Denuvo’s march to the grave continues unabated - Middle-Earth: Shadow of War is the latest to crumble to hackers within a day of its launch. Shadow of War’s Denuvo Anti-Tamper DRM has already been busted wide open, becoming the third game in a fortnight to be cracked with just a day. The other two games were FIFA 18 and Total War: Warhammer 2.

I suspect this is particularly bad news for publisher Warner Bros because there’s not a lot of goodwill surrounding Shadow of War whatsoever. The combination of Denuvo, microtransactions, loot crates and content locked behind a paywall grind means it’s easy to see why some may be keen to source it through other means.

You have to think now that Denuvo’s deals with publishers are locked months in advance because there seems little point in bothering to use it at this stage. It wasn’t that long ago that hackers were close to declaring Denuvo uncrackable, made tricky by the manner in which it constantly re-encrypts itself. Now Denuvo DRM is well and truly cracked it’s got to be time to go back to the drawing board for Denuvo Software Solutions.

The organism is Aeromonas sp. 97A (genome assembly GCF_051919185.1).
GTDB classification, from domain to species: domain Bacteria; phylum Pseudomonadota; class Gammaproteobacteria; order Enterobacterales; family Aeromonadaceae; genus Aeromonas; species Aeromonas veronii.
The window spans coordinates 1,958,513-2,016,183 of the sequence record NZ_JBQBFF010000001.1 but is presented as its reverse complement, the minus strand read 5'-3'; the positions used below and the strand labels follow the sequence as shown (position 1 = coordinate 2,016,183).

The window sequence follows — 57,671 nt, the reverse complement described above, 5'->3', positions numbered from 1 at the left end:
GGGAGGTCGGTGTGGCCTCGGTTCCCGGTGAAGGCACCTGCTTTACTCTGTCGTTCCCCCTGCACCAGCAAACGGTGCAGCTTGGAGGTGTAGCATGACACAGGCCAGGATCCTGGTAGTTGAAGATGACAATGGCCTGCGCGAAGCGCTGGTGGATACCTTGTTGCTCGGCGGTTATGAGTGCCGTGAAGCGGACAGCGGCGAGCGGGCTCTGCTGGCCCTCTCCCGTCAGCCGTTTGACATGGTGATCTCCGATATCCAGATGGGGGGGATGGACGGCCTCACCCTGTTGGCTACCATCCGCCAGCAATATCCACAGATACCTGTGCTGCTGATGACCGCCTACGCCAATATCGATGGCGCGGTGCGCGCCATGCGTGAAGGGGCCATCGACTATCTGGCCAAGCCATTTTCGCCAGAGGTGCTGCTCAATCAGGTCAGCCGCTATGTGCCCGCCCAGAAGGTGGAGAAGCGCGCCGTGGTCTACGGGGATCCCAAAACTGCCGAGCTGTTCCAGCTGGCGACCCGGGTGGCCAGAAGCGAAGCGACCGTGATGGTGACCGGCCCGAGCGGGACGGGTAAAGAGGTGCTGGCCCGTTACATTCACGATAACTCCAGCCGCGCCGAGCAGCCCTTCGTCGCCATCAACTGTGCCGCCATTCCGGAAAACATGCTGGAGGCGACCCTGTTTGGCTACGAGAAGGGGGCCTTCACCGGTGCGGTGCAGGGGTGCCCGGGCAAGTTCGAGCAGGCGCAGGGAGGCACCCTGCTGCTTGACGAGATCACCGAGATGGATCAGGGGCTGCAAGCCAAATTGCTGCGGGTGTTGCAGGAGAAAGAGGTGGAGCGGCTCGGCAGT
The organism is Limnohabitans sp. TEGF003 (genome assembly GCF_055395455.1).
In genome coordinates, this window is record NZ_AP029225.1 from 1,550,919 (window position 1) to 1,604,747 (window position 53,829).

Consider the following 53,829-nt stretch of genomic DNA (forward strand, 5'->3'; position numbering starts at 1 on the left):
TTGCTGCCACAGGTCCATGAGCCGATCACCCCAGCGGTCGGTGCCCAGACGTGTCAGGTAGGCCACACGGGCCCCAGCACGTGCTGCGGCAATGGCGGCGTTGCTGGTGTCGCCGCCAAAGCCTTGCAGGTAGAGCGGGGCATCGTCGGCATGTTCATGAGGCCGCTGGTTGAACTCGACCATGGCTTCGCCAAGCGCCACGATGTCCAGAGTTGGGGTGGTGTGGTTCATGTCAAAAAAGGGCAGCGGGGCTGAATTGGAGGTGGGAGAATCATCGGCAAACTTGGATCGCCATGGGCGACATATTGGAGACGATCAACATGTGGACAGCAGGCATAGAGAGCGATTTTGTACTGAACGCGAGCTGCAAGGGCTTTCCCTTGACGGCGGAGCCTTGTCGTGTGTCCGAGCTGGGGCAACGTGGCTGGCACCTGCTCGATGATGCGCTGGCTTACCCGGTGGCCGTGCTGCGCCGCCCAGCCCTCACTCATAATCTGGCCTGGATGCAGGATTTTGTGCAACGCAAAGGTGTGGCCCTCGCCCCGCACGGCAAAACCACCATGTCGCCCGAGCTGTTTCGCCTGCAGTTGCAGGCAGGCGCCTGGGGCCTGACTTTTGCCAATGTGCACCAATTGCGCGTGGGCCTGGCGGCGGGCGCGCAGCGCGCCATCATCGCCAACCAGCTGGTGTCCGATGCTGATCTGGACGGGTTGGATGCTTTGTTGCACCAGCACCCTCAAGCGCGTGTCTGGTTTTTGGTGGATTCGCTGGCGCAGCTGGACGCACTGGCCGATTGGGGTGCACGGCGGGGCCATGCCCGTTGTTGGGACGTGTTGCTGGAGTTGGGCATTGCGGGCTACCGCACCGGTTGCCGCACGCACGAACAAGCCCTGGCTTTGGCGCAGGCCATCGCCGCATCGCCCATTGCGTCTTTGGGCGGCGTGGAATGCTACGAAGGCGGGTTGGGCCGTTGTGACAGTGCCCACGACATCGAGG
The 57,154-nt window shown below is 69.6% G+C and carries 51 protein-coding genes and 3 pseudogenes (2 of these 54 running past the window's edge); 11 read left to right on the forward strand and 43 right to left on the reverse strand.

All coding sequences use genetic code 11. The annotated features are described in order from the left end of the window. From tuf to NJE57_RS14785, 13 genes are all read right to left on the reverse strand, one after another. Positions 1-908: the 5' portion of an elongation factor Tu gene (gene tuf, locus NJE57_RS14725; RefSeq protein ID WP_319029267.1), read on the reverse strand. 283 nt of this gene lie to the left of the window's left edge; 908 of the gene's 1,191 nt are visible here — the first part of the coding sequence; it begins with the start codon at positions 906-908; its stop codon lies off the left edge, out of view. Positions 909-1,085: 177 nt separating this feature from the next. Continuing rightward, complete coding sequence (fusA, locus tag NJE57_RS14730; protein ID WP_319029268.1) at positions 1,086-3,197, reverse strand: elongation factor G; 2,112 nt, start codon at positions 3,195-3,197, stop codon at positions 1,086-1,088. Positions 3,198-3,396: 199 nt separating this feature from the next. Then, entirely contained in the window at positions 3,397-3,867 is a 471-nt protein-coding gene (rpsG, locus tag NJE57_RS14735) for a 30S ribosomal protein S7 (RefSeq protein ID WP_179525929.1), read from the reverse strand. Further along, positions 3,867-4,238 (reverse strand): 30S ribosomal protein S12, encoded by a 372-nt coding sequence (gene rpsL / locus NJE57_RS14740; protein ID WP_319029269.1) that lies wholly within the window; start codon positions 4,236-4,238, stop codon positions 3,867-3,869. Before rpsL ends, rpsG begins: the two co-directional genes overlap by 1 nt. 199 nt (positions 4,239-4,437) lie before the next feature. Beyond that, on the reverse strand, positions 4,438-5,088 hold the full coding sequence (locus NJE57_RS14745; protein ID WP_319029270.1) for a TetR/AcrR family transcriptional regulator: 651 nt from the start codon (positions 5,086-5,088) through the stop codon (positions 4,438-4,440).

For AAA publishers going forward, they have to be looking at alternative solutions to protect their games. A common tactic is to intrinsically link online play with constant updates and live events, all of which require an active connection to the game’s servers. Don’t be surprised to see more games funnel down that always-online route, with any cracked version being a severely limited way of playing the game.

Where next for Denuvo? What tactics will publishers use next to prevent piracy? Let us know your thoughts!